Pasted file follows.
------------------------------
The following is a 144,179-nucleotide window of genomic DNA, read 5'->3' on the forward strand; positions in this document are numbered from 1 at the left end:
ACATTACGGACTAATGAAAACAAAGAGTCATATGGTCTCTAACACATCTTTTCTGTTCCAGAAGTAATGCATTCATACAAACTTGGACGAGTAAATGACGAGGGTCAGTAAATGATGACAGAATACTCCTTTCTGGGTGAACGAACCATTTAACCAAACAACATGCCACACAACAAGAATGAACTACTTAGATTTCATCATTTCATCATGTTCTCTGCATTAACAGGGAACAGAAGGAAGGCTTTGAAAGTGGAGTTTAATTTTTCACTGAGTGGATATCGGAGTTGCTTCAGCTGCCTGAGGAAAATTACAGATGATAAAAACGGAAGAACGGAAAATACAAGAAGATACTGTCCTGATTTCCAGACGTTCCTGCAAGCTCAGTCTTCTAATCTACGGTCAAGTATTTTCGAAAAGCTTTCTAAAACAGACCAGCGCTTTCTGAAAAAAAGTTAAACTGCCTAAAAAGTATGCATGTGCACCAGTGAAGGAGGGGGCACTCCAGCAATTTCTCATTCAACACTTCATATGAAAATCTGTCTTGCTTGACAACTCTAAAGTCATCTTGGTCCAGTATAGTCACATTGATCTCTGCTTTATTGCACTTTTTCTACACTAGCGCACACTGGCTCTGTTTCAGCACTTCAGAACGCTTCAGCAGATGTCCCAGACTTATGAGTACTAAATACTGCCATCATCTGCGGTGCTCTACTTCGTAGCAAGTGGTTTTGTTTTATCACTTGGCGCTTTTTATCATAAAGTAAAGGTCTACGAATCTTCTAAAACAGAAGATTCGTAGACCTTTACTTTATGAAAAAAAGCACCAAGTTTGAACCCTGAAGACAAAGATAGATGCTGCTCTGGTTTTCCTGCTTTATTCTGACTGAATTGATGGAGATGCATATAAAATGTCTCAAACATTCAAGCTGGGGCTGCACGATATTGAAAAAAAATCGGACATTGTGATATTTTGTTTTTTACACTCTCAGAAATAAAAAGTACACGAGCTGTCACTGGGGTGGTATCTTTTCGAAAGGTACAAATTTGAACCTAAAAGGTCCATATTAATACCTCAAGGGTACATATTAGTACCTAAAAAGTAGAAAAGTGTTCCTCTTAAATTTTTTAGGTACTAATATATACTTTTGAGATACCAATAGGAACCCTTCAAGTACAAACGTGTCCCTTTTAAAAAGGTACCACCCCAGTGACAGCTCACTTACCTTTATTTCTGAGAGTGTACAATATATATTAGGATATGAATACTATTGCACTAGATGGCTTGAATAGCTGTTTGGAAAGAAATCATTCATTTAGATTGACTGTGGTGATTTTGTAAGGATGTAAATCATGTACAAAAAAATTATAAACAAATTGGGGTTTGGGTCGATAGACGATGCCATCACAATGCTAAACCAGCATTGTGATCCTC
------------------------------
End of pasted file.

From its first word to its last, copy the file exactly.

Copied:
The following is a 144,179-nucleotide window of genomic DNA, read 5'->3' on the forward strand; positions in this document are numbered from 1 at the left end:
ACATTACGGACTAATGAAAACAAAGAGTCATATGGTCTCTAACACATCTTTTCTGTTCCAGAAGTAATGCATTCATACAAACTTGGACGAGTAAATGACGAGGGTCAGTAAATGATGACAGAATACTCCTTTCTGGGTGAACGAACCATTTAACCAAACAACATGCCACACAACAAGAATGAACTACTTAGATTTCATCATTTCATCATGTTCTCTGCATTAACAGGGAACAGAAGGAAGGCTTTGAAAGTGGAGTTTAATTTTTCACTGAGTGGATATCGGAGTTGCTTCAGCTGCCTGAGGAAAATTACAGATGATAAAAACGGAAGAACGGAAAATACAAGAAGATACTGTCCTGATTTCCAGACGTTCCTGCAAGCTCAGTCTTCTAATCTACGGTCAAGTATTTTCGAAAAGCTTTCTAAAACAGACCAGCGCTTTCTGAAAAAAAGTTAAACTGCCTAAAAAGTATGCATGTGCACCAGTGAAGGAGGGGGCACTCCAGCAATTTCTCATTCAACACTTCATATGAAAATCTGTCTTGCTTGACAACTCTAAAGTCATCTTGGTCCAGTATAGTCACATTGATCTCTGCTTTATTGCACTTTTTCTACACTAGCGCACACTGGCTCTGTTTCAGCACTTCAGAACGCTTCAGCAGATGTCCCAGACTTATGAGTACTAAATACTGCCATCATCTGCGGTGCTCTACTTCGTAGCAAGTGGTTTTGTTTTATCACTTGGCGCTTTTTATCATAAAGTAAAGGTCTACGAATCTTCTAAAACAGAAGATTCGTAGACCTTTACTTTATGAAAAAAAGCACCAAGTTTGAACCCTGAAGACAAAGATAGATGCTGCTCTGGTTTTCCTGCTTTATTCTGACTGAATTGATGGAGATGCATATAAAATGTCTCAAACATTCAAGCTGGGGCTGCACGATATTGAAAAAAAATCGGACATTGTGATATTTTGTTTTTTACACTCTCAGAAATAAAAAGTACACGAGCTGTCACTGGGGTGGTATCTTTTCGAAAGGTACAAATTTGAACCTAAAAGGTCCATATTAATACCTCAAGGGTACATATTAGTACCTAAAAAGTAGAAAAGTGTTCCTCTTAAATTTTTTAGGTACTAATATATACTTTTGAGATACCAATAGGAACCCTTCAAGTACAAACGTGTCCCTTTTAAAAAGGTACCACCCCAGTGACAGCTCACTTACCTTTATTTCTGAGAGTGTACAATATATATTAGGATATGAATACTATTGCACTAGATGGCTTGAATAGCTGTTTGGAAAGAAATCATTCATTTAGATTGACTGTGGTGATTTTGTAAGGATGTAAATCATGTACAAAAAAATTATAAACAAATTGGGGTTTGGGTCGATAGACGATGCCATCACAATGCTAAACCAGCATTGTGATCCTC